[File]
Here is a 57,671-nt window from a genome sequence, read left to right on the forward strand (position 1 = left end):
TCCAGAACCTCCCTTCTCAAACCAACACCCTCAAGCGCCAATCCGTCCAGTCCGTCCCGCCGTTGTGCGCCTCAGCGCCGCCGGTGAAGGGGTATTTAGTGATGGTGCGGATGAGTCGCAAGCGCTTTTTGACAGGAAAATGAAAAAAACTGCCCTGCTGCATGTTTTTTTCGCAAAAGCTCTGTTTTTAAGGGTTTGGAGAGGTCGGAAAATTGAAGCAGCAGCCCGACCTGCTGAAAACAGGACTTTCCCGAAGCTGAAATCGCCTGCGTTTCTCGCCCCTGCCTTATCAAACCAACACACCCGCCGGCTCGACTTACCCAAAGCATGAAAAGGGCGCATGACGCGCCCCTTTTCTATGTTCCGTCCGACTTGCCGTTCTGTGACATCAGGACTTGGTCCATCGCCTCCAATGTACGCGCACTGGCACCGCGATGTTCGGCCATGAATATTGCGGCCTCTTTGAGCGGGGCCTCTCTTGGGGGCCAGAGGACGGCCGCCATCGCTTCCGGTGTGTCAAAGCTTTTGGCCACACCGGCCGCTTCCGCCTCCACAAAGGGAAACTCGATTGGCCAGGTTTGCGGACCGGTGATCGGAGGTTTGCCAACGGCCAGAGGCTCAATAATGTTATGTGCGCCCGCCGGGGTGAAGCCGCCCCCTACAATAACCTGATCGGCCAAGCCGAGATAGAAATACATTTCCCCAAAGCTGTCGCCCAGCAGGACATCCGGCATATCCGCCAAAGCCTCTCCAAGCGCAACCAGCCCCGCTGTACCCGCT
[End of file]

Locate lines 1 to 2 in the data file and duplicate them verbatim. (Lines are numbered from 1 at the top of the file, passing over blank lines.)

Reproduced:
Here is a 57,671-nt window from a genome sequence, read left to right on the forward strand (position 1 = left end):
TCCAGAACCTCCCTTCTCAAACCAACACCCTCAAGCGCCAATCCGTCCAGTCCGTCCCGCCGTTGTGCGCCTCAGCGCCGCCGGTGAAGGGGTATTTAGTGATGGTGCGGATGAGTCGCAAGCGCTTTTTGACAGGAAAATGAAAAAAACTGCCCTGCTGCATGTTTTTTTCGCAAAAGCTCTGTTTTTAAGGGTTTGGAGAGGTCGGAAAATTGAAGCAGCAGCCCGACCTGCTGAAAACAGGACTTTCCCGAAGCTGAAATCGCCTGCGTTTCTCGCCCCTGCCTTATCAAACCAACACACCCGCCGGCTCGACTTACCCAAAGCATGAAAAGGGCGCATGACGCGCCCCTTTTCTATGTTCCGTCCGACTTGCCGTTCTGTGACATCAGGACTTGGTCCATCGCCTCCAATGTACGCGCACTGGCACCGCGATGTTCGGCCATGAATATTGCGGCCTCTTTGAGCGGGGCCTCTCTTGGGGGCCAGAGGACGGCCGCCATCGCTTCCGGTGTGTCAAAGCTTTTGGCCACACCGGCCGCTTCCGCCTCCACAAAGGGAAACTCGATTGGCCAGGTTTGCGGACCGGTGATCGGAGGTTTGCCAACGGCCAGAGGCTCAATAATGTTATGTGCGCCCGCCGGGGTGAAGCCGCCCCCTACAATAACCTGATCGGCCAAGCCGAGATAGAAATACATTTCCCCAAAGCTGTCGCCCAGCAGGACATCCGGCATATCCGCCAAAGCCTCTCCAAGCGCAACCAGCCCCGCTGTACCCGCT